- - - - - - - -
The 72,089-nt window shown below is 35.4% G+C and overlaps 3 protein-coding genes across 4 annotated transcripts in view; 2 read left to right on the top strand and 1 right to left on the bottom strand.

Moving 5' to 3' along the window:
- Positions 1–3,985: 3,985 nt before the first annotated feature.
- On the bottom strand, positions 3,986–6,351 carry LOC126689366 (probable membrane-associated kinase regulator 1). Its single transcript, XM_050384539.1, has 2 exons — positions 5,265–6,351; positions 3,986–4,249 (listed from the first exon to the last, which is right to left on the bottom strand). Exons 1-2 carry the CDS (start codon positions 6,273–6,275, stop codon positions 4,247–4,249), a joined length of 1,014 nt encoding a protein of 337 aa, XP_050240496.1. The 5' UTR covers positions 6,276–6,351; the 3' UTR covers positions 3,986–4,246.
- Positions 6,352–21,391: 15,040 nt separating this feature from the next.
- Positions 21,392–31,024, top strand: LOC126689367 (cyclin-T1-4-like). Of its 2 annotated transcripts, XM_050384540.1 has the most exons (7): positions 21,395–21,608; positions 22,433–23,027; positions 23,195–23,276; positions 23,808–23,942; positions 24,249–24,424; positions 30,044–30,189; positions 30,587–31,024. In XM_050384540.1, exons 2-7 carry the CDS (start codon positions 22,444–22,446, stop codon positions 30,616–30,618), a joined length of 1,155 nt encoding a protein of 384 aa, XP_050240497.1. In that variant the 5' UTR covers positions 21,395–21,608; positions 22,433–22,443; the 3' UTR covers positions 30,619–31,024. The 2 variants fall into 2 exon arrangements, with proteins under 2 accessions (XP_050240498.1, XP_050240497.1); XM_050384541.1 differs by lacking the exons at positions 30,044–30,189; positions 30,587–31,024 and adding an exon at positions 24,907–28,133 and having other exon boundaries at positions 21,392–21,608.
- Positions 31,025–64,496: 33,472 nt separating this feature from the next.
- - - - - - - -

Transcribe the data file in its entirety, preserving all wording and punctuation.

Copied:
The 72,089-nt window shown below is 35.4% G+C and overlaps 3 protein-coding genes across 4 annotated transcripts in view; 2 read left to right on the top strand and 1 right to left on the bottom strand.

Moving 5' to 3' along the window:
- Positions 1–3,985: 3,985 nt before the first annotated feature.
- On the bottom strand, positions 3,986–6,351 carry LOC126689366 (probable membrane-associated kinase regulator 1). Its single transcript, XM_050384539.1, has 2 exons — positions 5,265–6,351; positions 3,986–4,249 (listed from the first exon to the last, which is right to left on the bottom strand). Exons 1-2 carry the CDS (start codon positions 6,273–6,275, stop codon positions 4,247–4,249), a joined length of 1,014 nt encoding a protein of 337 aa, XP_050240496.1. The 5' UTR covers positions 6,276–6,351; the 3' UTR covers positions 3,986–4,246.
- Positions 6,352–21,391: 15,040 nt separating this feature from the next.
- Positions 21,392–31,024, top strand: LOC126689367 (cyclin-T1-4-like). Of its 2 annotated transcripts, XM_050384540.1 has the most exons (7): positions 21,395–21,608; positions 22,433–23,027; positions 23,195–23,276; positions 23,808–23,942; positions 24,249–24,424; positions 30,044–30,189; positions 30,587–31,024. In XM_050384540.1, exons 2-7 carry the CDS (start codon positions 22,444–22,446, stop codon positions 30,616–30,618), a joined length of 1,155 nt encoding a protein of 384 aa, XP_050240497.1. In that variant the 5' UTR covers positions 21,395–21,608; positions 22,433–22,443; the 3' UTR covers positions 30,619–31,024. The 2 variants fall into 2 exon arrangements, with proteins under 2 accessions (XP_050240498.1, XP_050240497.1); XM_050384541.1 differs by lacking the exons at positions 30,044–30,189; positions 30,587–31,024 and adding an exon at positions 24,907–28,133 and having other exon boundaries at positions 21,392–21,608.
- Positions 31,025–64,496: 33,472 nt separating this feature from the next.